The larger point stands, that no one complains about ethnic images with the Chiefs, Waikato, New Zealand Maori, or other sporting entities. The imagery is not that different from that in the states. Even if you say race relations in NZ are bad, that only reinforces the point. There is not the anger and emotion over those teams imagery that we see in the States.

        As a side note, my question about “uptight”-ness is rhetorical. I’m obviously not a fan of ethnic cleansing, and don’t find your response particularly fair to understanding my point. I legitimately am interested in why racial imagery in NZ is not decried, and in fact celebrated, where as in the USA its seen as racism. I’m not trying to give an answer, I’m asking what I believe is a legitimate question.

      • cab647 | March 18, 2012 at 2:52 pm |

        Just one more thing that comes to mind. Someone or the other calls for the Haka to be banned about every year and a half. The thought is that its ugly, violent, or racist. Those detractors are typically British or Australian. Whenever that happens, its Maori leadership that argue for it. A racially stereotypical element is badge of pride, not shame in that situation. Why?

        • LeePNZ | March 21, 2012 at 9:30 pm |

          I know I come to this debate a little late but I was interested in this discussion even before I found these comments. Race relations is still a significant issue in NZ and issues around Maori traditional imagery in sports often crop up.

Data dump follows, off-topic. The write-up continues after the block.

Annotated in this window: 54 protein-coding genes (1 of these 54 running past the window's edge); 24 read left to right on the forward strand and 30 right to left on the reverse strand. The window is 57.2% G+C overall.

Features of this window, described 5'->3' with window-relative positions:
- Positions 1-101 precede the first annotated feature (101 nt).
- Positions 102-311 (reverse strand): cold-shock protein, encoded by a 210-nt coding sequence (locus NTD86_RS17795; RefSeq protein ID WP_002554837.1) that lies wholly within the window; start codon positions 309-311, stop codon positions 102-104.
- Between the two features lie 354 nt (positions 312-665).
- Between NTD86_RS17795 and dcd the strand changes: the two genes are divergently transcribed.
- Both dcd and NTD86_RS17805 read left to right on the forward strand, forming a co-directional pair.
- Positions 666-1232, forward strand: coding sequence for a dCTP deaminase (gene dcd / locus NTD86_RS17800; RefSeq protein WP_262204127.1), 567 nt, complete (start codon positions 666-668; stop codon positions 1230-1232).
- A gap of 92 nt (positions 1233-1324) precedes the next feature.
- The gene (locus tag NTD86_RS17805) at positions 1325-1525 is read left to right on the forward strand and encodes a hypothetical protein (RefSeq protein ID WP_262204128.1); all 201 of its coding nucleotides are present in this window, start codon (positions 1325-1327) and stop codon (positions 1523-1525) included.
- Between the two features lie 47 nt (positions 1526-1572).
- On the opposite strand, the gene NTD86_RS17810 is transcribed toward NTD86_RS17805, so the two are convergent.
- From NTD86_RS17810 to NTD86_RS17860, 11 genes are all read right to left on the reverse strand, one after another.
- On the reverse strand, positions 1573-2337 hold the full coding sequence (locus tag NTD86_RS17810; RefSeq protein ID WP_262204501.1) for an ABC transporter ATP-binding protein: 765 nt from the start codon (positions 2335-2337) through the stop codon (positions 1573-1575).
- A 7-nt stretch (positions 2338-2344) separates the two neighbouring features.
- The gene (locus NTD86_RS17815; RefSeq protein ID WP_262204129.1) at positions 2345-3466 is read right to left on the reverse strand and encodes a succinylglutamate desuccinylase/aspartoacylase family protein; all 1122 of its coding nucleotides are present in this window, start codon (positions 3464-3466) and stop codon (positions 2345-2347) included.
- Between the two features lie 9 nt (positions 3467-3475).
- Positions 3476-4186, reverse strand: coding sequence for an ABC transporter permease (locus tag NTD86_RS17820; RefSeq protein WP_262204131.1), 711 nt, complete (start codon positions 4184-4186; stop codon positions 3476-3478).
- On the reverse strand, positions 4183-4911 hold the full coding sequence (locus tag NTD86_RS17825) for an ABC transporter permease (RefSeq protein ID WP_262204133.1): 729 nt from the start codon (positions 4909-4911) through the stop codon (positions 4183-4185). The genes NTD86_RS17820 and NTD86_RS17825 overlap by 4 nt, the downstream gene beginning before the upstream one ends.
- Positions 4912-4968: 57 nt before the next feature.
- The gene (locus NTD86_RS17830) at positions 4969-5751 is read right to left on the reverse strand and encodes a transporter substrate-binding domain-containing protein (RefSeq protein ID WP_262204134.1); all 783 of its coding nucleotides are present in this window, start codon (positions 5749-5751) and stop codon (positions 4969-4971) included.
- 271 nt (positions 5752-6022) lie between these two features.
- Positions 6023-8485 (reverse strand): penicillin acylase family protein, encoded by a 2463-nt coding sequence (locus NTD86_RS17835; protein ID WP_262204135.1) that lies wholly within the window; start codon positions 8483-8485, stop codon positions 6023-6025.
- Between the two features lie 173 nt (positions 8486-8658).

I grew up in Hamilton, NZ, which is the home base for the Super Rugby Chiefs. In its early years, the ‘brand identity’ – for want of a better term – was criticised. I remember one of the early promotions of the team had the team’s captain on the front cover of a rugby magazine in a feathered headdress and war paint. There has been less criticism of the franchise more recently, which probably reflects the change in NZ society since the mid-90s. The area where the Chiefs are from has a significant Maori population with a historically strong tribal identity (it was the home of the Kingitanga or Maori King movement). In 1995, the tribe, Tainui, reached a settlement with the Government to address some historical grievances (see here for more info – http://www.nzhistory...). The tribe is now a significant economic as well as political influence in the area. The association between the rugby team and Maori in the area is seen as positive.

          Things like the Haka are part of the cultural traditions of Maori. If Maori imagery/traditions are used, then it is usually imagery produced by Maori and are designs that represent their history and culture. They are also paid for it. For example, in 2005 the All Blacks introduced a new haka, which had been developed by a Maori artist. I’m not sure you can call that stereotyping. Can the same be said of Chief Wahoo?